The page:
Desert Vista High freshman casts her sights upwards after Space Camp
Space isn’t the final frontier for Cassandra “Cassi” Bych of Ahwatukee, but it’s a big part of her future plans right now.
Cassi, 14, attended the Space Academy at the U.S. Space and Rocket Center in Huntsville, Alabama, recently, and the timing couldn’t be better as she starts a new phase of life as a freshman at Desert Vista High School.
“This camp has really focused me on becoming an astronaut,” she said. “It really opened my eyes to that career path and has motivated me to do my best in the STEM (Science, Technology, Engineering, Math) subjects that I will be taking in high school.”
The weeklong camp is designed to promote STEM while training students and adults with hands-on activities and missions based on teamwork, leadership and problem solving.
Cassi was part of the Space Academy program, designed for trainees who have a particular interest in space exploration. She spent the week training with a team that flew a simulated space mission to the International Space Station, then participated in experiments and successfully completed a spacewalk.
More than 750,000 trainees have graduated from Space Camp since its inception in 1982, including three astronauts.
The daughter of Rob Bych and Debra Wickman, Cassi said she is most interested in math and science, and currently is eyeing the U.S. Air Force Academy, Vanderbilt University, and Georgetown University once she graduates from Desert Vista. She also plays competitive soccer for the (Ahwatukee Foothills Soccer Club
She called her Space Camp trip “challenging but always fun.”
“We studied the history of space exploration, the planets in our solar system, the constellations, the construction and launching of small rockets, the construction of reentry vehicles, and much more,” she said, adding several astronauts also spoke to her group about space shuttle and space station missions.
She enjoyed the mission simulations the most. One involved executing a crew exchange on the space station and landing a shuttle simulator safely back on earth, said Cassi, who was a flight engineer for the mission.
“The missions were conducted in a big room containing a mock-up of the ISS and space shuttle, and a control console simulating Houston Control,” she explained. “All of the participants wore headsets and communicated by intercom. Although the missions were simulations, it was very realistic. It was definitely the coolest thing I got to do there.”
It wasn’t all fun and games. “The most challenging part about this camp was trying to take in all of the information that was presented,” Cassi said. “It was intense. I learned so many new and interesting things that it was difficult to process it all. But all of this new learning inspired me to want to learn more.”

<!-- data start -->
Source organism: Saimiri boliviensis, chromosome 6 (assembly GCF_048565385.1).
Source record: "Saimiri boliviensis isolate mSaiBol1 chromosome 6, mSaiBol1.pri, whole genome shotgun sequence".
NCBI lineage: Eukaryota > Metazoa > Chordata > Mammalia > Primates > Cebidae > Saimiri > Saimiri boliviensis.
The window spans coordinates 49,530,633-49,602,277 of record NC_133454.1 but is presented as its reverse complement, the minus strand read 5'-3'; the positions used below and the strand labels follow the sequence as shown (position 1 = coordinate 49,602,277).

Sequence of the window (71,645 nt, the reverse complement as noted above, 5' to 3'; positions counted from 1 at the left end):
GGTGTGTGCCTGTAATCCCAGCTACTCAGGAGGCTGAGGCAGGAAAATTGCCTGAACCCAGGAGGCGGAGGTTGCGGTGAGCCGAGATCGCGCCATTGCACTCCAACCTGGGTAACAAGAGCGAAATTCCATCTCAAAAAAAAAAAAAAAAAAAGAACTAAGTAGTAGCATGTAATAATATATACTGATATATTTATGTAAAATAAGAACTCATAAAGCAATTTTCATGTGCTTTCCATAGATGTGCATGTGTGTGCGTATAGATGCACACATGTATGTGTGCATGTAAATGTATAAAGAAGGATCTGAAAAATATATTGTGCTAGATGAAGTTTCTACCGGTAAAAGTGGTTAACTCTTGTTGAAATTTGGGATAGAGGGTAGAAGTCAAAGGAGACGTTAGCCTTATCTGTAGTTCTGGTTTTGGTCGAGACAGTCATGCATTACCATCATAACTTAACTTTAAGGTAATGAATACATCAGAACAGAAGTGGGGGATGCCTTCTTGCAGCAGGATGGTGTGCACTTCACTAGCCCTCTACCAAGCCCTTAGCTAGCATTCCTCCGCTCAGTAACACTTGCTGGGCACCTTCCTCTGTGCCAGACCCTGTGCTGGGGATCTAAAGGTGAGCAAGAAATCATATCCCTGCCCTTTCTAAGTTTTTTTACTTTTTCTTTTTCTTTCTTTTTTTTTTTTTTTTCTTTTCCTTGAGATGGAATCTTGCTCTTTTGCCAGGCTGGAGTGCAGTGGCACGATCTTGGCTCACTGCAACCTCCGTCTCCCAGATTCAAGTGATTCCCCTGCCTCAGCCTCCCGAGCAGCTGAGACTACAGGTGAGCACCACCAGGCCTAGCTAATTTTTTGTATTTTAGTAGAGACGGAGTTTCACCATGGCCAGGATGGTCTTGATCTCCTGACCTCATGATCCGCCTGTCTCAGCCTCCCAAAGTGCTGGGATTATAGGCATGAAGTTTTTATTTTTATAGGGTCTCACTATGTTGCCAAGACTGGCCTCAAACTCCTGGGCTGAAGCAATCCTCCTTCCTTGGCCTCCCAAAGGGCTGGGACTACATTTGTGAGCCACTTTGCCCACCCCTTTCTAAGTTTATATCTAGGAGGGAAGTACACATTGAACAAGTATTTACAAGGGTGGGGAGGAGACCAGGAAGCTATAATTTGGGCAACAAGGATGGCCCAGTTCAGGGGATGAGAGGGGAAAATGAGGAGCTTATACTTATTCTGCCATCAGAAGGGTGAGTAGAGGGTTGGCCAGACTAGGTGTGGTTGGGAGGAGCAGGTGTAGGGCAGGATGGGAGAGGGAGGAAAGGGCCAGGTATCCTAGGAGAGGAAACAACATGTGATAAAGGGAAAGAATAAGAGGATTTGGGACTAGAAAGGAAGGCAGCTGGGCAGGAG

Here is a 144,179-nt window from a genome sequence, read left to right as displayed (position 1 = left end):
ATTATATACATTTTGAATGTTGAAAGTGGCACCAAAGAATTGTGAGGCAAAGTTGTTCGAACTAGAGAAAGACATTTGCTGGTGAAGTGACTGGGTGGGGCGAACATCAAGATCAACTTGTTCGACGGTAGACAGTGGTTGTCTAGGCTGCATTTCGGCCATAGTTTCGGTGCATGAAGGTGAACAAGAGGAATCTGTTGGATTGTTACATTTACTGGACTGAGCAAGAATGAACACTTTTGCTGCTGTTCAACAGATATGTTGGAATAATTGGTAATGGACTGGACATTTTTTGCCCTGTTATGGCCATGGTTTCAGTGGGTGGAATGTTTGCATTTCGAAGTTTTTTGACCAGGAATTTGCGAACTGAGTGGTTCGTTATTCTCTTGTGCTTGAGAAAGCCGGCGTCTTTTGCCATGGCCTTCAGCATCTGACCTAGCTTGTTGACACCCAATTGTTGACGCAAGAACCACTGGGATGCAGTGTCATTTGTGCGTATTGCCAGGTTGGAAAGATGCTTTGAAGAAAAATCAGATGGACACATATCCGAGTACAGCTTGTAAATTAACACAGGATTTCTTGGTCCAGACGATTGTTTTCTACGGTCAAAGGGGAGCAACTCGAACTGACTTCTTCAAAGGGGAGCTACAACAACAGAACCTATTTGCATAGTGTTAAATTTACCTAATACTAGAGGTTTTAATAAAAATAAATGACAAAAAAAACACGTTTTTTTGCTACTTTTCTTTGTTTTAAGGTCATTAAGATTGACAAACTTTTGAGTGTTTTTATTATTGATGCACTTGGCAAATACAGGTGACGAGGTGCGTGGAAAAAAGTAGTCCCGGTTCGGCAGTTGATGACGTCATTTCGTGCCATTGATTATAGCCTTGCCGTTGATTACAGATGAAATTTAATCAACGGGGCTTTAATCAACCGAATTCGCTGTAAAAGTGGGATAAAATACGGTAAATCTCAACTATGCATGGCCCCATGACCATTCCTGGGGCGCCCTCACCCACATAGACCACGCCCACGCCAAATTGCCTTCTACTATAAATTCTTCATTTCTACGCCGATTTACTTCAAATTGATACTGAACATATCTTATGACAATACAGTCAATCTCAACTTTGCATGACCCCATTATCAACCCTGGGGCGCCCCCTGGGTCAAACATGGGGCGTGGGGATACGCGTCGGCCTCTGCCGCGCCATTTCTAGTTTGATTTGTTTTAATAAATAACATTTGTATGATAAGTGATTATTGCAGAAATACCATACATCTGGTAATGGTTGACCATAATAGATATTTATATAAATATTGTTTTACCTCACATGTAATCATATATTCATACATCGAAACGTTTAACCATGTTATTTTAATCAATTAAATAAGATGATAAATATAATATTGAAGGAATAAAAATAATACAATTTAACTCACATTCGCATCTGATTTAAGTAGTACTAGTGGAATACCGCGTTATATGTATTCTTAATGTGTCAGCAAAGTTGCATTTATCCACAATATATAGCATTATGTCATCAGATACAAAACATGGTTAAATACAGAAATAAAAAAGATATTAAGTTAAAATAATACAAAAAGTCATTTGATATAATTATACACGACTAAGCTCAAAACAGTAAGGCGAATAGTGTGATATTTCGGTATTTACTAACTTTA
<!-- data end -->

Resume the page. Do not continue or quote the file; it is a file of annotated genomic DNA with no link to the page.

She returned to earth in Ahwatukee with a valuable life lesson as well as an itch to explore the cosmos.
“What camp made me realize is that a common goal, or interest, can really bring people together,” Cassi explained. “The same way my soccer team plays together to win is how we worked together at this camp to successfully complete the simulated missions.”
As for her career, she said, “I learned how selective NASA's astronaut training program is, and that to be competitive in the future, I will need to be very qualified.”
New youth pastor arrives at Bridgeway Community Church
Joe Phipps, a long-time area resident who grew up in the Chandler-Tempe area, graduated from Corona del Sol High School, and spent four years with the Coast Guard, now calls Ahwatukee home.
He is the youth pastor at Bridgeway Community Church, 2420 E. Liberty Lane, Ahwatukee.
After his enlistment ended, he attended Arizona Christian University and earned a degree in Christian ministries before attending Phoenix Seminary, where he received a master’s of divinity degree with an emphasis on counseling and family ministries.
While pursuing his post-high school education, he intern in the high school ministry at Scottsdale Bible Church and worked for CRU, formerly the Campus Crusade for Christ, at Arizona State University.
He’ll be working with middle and high school students at Bridgeway and hopes to “encourage parents to establish the home as the primary place where faith is lived out and nurtured,” a church release said.
He will be meeting with middle school students at 4 p.m. on Sundays and high school students at 5:45 p.m. Each month he’ll be treating all students to a special event.
The youth group meets Sunday evenings with middle school at 4:00 PM, middle and high school dinner at 5:15 PM, and high school at 5:45 PM. Each month there will also be a special big event for all the students.